• Increased use of traditional equipment: more hours of TV watching, more hours of use of personal computer (driven by some tele-working and increased use of internet), more hours of use of washing machines and of hot water.

  • Increased number of double or triple appliances, mainly TVs and refrigerators/freezers.

  • More single family houses, each with some basic appliances, and larger houses and apartments. This results in more lighting, more heating and cooling systems, and last but not least, older population demanding higher indoor temperatures and all-day heating in winter and cooling in summer, and spending more time at home.

The ICTs are becoming more and more important in terms of electricity consumption, accounting in 2007 for up to 13% in the residential sector (+2% compared to 2004). This is due to a wider penetration of some technologies (i.e., computers, set-top-boxes, modems, external power supplies) as well as a strong penetration of new technologies due to the market transformation (i.e., digital television, larger screens LCD and plasma display television and broadband communication). The stand-by consumption accounts for 5.9% of electricity consumption in EU homes almost the same as computers and dishwashers combined. The reduction of this kind of consumption is the subject of an EU eco-design Regulation and it will be an important driver for achieving energy savings by 2020 (source European Commission-Joint Research Center, Institute for Environment and Sustainability).

Energy efficiency in buildings is currently following two different directions: Passive housing and Intelligent housing. The former refers to simple robust systems that allow exceptionally low energy consumption by integration of available efficient solutions. The later requires an ICT platform that integrates high-tech solutions for energy efficiency. These two directions present different innovation developments but they both focus on enhancing building insulation, indoor climate control systems and energy recovery, and building automation systems. Building automation aims at the integrated optimization of control and performance of building sub-systems such as ventilation, heating and cooling, lightning and electronic equipment. This integration of sub-systems allows buildings to adapt automatically to changing needs and conditions in response to internal or external conditions. The response to changes in conditions is attained through sensing and monitoring technologies. The device presented in this paper can be considered as a building sub-system to monitor, control and management of electric loads in home and building environments.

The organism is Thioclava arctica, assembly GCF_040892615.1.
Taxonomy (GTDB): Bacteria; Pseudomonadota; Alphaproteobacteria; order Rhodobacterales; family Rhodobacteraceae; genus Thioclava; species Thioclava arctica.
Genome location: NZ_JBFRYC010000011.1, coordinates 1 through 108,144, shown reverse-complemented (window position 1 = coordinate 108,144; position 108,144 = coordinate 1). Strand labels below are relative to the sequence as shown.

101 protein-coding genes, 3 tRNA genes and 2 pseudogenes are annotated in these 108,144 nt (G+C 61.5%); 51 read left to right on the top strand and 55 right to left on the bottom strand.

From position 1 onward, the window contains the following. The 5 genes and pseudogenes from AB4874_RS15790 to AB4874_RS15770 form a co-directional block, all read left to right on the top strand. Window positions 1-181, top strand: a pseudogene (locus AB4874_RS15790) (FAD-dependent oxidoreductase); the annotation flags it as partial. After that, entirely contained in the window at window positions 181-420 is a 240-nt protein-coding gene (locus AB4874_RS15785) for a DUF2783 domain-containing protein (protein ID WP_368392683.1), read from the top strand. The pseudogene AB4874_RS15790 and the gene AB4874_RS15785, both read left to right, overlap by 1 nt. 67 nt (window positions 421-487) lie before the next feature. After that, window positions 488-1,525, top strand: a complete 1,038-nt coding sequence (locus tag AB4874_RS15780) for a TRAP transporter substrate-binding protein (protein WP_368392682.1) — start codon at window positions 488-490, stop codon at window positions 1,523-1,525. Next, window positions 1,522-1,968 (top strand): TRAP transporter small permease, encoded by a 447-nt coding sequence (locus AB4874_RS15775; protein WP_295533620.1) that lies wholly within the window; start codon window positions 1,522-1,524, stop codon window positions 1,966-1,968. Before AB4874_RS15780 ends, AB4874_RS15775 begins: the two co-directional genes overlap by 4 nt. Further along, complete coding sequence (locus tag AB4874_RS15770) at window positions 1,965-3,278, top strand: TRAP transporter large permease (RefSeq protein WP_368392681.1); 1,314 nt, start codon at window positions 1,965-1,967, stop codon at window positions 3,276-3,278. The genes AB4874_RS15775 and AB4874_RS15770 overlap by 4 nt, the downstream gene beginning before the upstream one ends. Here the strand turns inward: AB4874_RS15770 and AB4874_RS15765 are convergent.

The term smart sensor was first used in the mid of 1980s. Smart sensor is defined by the Institute of Electrical and Electronics Engineers (IEEE) in the IEEE 1451.2 standard as a sensor that provides functions beyond those necessary for generating a correct representation of a sensed or controlled quantity. This function typically simplifies the integration of the transducer into applications in a networked environment. Moreover, a smart sensor should include certain functionalities such as processing, communication and integration according to the classification given by [3]. The concept of smart sensor is extended to a higher level when the presence of digital microcontrollers or processors of the signal, as a processing subsystem, is taken into account. From a practical point of view, it is possible to have several of these subsystems sharing the same package, so that various types of smart sensors can be considered. The smart sensors are emerging as a promising technology in a large number of application domains: to estimate real-time high-resolution frequency in power systems [4]; to monitor real-time electricity consumption with long-distance communication capabilities [5]; to estimate motion dynamics, inclination and vibration parameters on industrial manipulator robot links based on two primary sensors: an encoder and a triaxial accelerometer [6]; to measure the plant transpiration fusing five primary sensors (air temperature, leaf temperature, air relative humidity, plant out relative humidity and ambient light) [7]. The device presented in this paper can be classified as smart sensor with actuation capability since electrical loads can be switched on/off by the devices according with the user's program and/or the command sent by the central control unit. Take into account this control capability, the device is defined as “smart device”.